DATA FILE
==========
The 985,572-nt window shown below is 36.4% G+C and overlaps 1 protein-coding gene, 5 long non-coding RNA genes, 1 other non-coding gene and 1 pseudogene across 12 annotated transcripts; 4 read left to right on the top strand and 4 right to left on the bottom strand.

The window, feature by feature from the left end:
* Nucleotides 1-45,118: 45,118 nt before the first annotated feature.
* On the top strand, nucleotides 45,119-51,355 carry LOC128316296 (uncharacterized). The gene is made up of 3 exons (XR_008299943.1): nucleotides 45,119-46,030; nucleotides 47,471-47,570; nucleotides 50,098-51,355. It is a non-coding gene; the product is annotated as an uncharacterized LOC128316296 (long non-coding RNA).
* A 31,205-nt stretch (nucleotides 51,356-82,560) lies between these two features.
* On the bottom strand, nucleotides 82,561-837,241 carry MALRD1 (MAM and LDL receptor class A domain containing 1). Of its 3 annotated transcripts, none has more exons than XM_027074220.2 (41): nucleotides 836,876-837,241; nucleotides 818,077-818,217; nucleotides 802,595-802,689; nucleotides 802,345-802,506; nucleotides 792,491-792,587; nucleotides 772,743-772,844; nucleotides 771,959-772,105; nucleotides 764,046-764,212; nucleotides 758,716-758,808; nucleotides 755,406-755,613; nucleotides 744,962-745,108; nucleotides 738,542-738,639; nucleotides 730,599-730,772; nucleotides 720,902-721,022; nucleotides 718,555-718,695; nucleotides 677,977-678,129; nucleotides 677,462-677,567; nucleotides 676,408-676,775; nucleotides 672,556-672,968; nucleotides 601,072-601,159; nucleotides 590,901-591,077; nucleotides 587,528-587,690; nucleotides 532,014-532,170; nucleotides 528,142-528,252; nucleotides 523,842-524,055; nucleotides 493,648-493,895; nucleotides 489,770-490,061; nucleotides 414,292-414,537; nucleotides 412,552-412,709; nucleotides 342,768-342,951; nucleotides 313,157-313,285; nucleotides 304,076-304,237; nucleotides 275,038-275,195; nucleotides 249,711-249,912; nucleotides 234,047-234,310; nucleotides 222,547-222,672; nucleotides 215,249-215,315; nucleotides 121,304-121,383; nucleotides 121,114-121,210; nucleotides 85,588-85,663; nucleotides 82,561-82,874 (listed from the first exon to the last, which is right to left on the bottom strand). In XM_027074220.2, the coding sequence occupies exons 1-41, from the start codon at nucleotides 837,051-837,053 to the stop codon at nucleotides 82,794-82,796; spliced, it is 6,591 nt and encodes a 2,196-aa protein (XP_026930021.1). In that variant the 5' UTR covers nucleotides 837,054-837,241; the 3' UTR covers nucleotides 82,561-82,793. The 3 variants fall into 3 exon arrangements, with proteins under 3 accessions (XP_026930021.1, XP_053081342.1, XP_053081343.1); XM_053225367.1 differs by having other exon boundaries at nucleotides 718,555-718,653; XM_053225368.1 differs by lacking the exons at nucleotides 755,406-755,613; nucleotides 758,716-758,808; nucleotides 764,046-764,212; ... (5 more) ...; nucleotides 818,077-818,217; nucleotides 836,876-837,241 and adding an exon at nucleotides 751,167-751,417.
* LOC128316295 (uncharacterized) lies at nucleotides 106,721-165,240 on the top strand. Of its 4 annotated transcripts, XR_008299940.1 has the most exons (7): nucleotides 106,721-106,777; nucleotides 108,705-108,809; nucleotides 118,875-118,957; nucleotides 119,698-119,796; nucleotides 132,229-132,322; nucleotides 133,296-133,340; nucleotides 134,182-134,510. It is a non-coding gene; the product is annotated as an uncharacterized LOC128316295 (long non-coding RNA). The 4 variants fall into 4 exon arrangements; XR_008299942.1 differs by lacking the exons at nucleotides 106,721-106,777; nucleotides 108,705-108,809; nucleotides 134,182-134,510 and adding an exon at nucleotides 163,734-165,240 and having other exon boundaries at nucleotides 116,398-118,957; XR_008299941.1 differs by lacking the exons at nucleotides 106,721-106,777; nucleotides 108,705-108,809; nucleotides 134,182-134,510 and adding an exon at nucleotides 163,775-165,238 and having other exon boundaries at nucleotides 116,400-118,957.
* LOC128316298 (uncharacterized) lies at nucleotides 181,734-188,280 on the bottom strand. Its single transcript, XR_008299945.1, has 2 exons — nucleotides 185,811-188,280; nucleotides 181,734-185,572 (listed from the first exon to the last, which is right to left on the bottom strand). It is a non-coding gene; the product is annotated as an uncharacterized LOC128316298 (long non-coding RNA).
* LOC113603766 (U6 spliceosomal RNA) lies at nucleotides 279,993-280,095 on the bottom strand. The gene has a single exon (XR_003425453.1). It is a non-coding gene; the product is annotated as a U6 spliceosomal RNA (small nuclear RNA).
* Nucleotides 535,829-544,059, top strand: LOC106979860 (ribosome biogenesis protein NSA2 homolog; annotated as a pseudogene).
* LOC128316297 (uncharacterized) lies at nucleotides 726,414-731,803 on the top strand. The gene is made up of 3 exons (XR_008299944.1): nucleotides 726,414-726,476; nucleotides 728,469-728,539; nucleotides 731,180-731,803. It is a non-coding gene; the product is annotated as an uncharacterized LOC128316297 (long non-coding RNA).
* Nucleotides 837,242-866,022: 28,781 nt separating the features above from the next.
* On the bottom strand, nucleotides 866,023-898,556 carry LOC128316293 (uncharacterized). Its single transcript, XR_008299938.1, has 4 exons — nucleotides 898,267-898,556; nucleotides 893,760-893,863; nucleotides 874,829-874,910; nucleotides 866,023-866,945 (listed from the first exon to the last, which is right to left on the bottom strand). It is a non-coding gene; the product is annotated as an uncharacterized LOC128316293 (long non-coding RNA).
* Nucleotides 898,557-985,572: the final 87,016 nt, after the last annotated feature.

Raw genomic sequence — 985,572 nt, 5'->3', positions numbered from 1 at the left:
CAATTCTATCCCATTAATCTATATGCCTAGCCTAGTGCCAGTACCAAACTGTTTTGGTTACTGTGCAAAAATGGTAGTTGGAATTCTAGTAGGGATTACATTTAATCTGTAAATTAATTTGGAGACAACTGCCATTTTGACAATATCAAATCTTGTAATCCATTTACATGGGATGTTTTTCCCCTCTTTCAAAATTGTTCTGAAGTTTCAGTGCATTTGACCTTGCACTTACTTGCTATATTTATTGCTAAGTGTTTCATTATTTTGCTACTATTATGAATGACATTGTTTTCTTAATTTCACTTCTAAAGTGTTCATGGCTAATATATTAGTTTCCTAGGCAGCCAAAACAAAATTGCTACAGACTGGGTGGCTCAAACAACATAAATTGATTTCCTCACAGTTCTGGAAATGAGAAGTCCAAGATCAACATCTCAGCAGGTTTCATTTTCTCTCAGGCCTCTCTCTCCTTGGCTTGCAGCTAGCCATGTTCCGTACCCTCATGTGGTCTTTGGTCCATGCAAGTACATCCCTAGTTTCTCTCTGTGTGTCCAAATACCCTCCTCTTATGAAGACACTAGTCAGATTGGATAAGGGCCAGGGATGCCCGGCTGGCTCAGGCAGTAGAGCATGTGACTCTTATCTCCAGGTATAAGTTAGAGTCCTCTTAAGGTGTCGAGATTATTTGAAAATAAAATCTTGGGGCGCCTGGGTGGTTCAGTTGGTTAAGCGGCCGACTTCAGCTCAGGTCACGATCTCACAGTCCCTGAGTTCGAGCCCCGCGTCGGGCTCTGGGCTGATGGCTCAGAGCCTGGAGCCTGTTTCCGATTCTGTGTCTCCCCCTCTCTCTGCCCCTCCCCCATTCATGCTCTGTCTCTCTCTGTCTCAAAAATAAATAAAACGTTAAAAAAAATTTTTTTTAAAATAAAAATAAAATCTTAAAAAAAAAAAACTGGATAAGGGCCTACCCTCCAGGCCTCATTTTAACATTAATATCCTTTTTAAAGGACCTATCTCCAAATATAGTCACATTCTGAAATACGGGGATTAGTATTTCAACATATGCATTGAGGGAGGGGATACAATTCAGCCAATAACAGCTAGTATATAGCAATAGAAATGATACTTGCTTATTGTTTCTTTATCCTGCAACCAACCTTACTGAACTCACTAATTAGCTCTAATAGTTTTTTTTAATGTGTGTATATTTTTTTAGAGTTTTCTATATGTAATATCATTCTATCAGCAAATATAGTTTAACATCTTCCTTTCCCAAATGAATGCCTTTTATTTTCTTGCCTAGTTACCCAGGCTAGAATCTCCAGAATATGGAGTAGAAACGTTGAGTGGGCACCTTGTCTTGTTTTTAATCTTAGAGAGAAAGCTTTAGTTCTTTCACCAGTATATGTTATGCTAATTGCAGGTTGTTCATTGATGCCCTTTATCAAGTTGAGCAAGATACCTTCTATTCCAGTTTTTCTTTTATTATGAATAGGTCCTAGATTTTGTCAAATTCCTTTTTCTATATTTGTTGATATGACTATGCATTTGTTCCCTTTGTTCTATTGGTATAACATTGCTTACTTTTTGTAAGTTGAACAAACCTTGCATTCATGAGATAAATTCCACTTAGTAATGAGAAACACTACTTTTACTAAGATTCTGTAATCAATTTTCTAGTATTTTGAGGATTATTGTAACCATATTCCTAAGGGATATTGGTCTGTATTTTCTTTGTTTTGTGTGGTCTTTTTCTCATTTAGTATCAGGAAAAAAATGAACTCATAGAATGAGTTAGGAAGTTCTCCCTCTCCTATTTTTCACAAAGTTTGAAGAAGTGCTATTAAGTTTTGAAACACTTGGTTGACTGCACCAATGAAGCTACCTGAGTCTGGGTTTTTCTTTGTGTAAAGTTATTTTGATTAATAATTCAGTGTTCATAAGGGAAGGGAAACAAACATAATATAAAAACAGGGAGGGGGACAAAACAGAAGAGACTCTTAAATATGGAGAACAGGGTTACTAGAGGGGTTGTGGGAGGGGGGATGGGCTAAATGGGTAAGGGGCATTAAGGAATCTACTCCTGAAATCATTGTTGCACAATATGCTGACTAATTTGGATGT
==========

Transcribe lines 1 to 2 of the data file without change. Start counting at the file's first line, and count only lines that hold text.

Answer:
The 985,572-nt window shown below is 36.4% G+C and overlaps 1 protein-coding gene, 5 long non-coding RNA genes, 1 other non-coding gene and 1 pseudogene across 12 annotated transcripts; 4 read left to right on the top strand and 4 right to left on the bottom strand.

The window, feature by feature from the left end: